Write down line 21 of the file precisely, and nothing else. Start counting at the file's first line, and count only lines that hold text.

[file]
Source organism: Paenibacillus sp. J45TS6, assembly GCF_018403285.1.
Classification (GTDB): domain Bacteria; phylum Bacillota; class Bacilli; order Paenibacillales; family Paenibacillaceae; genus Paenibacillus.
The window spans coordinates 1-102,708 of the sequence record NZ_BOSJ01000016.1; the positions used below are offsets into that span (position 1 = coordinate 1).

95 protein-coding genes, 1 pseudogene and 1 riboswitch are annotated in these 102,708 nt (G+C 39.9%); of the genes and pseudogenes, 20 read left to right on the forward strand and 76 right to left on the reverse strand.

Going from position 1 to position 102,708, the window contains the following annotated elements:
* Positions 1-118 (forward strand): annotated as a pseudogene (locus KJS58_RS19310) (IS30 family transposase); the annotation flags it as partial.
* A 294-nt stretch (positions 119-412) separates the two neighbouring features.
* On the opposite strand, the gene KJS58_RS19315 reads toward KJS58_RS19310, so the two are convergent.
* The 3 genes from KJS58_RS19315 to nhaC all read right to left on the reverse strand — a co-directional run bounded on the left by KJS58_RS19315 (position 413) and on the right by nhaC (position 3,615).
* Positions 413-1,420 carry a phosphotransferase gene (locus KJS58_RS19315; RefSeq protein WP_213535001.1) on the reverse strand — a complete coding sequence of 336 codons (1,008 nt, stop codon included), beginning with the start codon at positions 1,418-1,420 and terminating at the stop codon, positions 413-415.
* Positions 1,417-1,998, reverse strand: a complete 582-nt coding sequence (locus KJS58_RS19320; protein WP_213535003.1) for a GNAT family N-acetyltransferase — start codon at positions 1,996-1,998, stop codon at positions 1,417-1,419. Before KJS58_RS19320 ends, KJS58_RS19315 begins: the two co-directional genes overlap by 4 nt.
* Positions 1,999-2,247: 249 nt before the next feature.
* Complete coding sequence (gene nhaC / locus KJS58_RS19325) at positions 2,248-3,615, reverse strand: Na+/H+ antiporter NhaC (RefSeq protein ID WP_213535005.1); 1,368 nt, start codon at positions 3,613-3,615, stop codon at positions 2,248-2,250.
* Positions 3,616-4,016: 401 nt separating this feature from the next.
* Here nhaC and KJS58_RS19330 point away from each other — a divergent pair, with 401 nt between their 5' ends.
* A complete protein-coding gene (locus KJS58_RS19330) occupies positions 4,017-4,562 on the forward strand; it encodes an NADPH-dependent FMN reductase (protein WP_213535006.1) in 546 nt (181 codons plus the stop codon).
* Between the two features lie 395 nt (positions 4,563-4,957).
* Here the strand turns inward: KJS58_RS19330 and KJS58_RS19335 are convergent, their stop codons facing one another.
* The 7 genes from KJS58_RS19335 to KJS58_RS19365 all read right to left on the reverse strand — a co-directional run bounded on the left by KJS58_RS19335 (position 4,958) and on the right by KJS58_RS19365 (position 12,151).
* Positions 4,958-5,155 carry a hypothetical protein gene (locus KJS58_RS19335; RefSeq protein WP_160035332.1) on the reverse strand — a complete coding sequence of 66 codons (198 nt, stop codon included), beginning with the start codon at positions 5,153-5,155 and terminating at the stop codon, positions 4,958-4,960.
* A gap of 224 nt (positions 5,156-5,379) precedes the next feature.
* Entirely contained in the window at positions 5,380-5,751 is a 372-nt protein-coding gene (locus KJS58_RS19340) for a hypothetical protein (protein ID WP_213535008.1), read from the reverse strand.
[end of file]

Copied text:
* A gap of 224 nt (positions 5,156-5,379) precedes the next feature.